Now we go after Tom Swiftie. King’s 4th Rule refers specifically to using an adverb with “he said” or “she said.” Again, if you do the other parts of your writing well, you shouldn’t need an adverb in that case. The action and dialog should make the emotion behind it clear without any adverbs. One of Elmore Leonard’s cardinal rules was you should never need any dialog tag other than said. I think it’s safe to say he would agree with King on this.
Consider this example. “That’s not funny,” he said angrily.
The dialog here does not clearly communicate anger, so the writer used the adverb, angrily. But as an article on Autocrit said, “An adverb in a dialogue tag means you probably have to rewrite the dialogue itself.” How could we change this dialog?
“That’s not funny, you disgusting pig,” he said. Now there’s no need for an adverb.
You can also use action if you prefer. He grabbed the joker by the throat. “That’s not funny,” he said. Or something simpler. “That’s not funny,” he said through clenched teeth.
Those are just some examples, hopefully enough to demonstrate that “said” with an adverb is not the most powerful way to convey emotion. And this is really part of the “Show don’t tell” rule. Instead of telling the reader what the character is feeling—angry, frustrated, happy, sad, etc.—show the emotion through action and dialog.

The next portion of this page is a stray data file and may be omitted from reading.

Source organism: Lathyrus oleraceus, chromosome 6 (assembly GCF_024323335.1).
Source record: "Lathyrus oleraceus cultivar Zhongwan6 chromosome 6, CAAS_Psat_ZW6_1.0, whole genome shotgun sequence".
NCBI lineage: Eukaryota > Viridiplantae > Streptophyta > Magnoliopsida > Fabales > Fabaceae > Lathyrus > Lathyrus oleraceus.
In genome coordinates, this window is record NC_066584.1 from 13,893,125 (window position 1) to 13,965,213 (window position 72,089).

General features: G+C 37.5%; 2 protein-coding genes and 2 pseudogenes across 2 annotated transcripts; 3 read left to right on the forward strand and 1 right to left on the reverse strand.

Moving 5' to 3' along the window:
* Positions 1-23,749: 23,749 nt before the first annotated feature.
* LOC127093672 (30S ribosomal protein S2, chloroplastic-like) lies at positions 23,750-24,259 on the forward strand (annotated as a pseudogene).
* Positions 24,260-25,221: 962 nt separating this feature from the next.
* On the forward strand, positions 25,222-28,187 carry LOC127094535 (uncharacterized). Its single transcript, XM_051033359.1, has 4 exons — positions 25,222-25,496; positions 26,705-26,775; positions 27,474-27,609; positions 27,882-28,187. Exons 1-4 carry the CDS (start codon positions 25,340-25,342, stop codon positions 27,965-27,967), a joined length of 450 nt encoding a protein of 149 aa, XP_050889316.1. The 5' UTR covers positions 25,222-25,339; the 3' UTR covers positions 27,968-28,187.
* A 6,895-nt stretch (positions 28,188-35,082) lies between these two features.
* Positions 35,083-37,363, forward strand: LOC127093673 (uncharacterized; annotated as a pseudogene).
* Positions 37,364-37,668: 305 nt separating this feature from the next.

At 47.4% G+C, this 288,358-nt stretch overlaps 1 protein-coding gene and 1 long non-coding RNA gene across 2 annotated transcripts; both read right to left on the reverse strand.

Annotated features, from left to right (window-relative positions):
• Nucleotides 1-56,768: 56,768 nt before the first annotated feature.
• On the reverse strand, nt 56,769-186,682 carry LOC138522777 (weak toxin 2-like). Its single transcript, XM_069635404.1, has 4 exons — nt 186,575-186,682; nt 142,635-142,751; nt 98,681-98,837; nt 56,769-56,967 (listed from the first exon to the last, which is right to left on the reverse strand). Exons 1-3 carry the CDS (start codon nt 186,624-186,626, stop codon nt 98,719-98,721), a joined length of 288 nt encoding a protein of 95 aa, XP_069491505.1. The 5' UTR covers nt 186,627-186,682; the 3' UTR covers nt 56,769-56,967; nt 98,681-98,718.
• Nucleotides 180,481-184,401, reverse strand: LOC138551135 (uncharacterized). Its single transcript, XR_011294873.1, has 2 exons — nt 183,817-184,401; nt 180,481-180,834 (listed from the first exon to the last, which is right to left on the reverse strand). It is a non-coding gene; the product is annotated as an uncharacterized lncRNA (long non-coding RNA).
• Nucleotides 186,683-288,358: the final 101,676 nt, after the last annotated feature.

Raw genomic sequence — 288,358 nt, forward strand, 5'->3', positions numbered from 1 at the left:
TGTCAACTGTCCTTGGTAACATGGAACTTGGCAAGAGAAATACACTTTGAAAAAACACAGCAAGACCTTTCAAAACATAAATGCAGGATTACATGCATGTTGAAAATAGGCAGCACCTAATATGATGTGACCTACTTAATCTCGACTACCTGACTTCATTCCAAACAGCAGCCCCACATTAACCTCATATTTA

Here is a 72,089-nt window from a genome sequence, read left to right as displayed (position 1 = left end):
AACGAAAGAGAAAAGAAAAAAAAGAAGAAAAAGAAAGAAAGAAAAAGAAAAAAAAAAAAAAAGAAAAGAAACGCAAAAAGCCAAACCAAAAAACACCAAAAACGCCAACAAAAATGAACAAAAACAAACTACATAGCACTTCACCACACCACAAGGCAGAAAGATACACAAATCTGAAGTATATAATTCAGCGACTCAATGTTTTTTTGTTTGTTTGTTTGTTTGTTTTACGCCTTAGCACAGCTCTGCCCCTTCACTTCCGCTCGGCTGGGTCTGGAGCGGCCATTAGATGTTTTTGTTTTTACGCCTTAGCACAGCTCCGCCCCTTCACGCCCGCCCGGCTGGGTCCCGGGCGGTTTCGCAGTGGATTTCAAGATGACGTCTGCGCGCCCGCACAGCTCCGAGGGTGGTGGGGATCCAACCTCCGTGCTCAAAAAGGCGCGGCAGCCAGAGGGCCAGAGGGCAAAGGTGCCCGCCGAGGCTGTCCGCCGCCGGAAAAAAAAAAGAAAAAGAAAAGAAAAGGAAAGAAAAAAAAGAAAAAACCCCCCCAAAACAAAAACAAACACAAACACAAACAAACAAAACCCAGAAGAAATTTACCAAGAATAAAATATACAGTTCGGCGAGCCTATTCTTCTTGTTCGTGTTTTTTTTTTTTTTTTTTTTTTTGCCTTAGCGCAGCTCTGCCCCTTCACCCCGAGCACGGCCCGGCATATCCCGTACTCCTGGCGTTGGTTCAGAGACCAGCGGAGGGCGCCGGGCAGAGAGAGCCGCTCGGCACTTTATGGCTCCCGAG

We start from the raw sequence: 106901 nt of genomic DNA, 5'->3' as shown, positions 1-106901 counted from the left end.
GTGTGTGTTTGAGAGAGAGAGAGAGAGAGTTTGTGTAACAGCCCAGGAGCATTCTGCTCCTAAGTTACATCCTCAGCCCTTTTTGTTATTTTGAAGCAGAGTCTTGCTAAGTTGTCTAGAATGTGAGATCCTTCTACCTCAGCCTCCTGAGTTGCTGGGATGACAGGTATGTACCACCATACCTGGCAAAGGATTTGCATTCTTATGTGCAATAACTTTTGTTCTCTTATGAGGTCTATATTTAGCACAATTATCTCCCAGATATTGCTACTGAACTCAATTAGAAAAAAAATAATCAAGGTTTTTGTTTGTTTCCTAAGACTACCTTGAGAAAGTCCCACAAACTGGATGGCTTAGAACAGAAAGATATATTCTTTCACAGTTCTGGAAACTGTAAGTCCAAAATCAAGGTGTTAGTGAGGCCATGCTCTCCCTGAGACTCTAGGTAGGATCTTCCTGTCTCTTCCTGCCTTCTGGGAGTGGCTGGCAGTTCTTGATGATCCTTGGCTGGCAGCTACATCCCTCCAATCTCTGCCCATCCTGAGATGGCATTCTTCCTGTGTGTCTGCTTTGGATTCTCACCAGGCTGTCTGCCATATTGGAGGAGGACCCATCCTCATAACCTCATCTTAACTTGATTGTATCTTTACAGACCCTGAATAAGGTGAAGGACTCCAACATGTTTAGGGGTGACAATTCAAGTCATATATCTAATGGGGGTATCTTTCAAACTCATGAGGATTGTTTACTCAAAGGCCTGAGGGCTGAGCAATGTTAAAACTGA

Breaking the Rules I Just Told You
“To put it another way, they’re like dandelions. If you have one on your lawn, it looks pretty and unique. If you fail to root it out, however, you find five the next day… fifty the day after that… and then, my brothers and sisters, your lawn is totally, completely, and profligately covered with dandelions. By then you see them for the weeds they really are, but by then it’s—GASP!!—too late.”Stephen King
Did you notice he used adverbs? Totally, completely, profligately. Yes they are adverbs, but they do not break the rules. You want to avoid verb/adverb combinations, and you want to avoid adverbs with dialog tags. His adverbs do not describe a verb but an adjective (“covered”). If you think covered is a verb, it can be. But in this sentence, it’s a past participle, which can be used as an adjective.
Bottom line, the goal is not to eliminate all adverbs. The goal is to make your writing vivid and compelling to the reader. And these two rules will help you do that.
On your work-in-progress, pull up the search function (Find in MS Word). Search for ly. This will be at the end of almost all offending adverbs. If your adverb is paired with a verb, replace it with a strong verb that makes the adverb unnecessary.
If it is a Tom Swiftie (“he said adverb”, “she said adverb”) you can try two things.
- Remove the adverb. Is the meaning still clear? Congratulations. You wrote it well but just didn’t know it.
- If the meaning is not clear, add some action or make the dialog sharper until the adverb is unnecessary.
For more on reworking those unnecessary adverbs, see
“Adverbs in Dialog,” Autocrit.
“I believe the road to Hell is paved with adverbs,” Goodreads.
“Authors’ Rules for Writing: Stephen King,” Dorrance Publishing.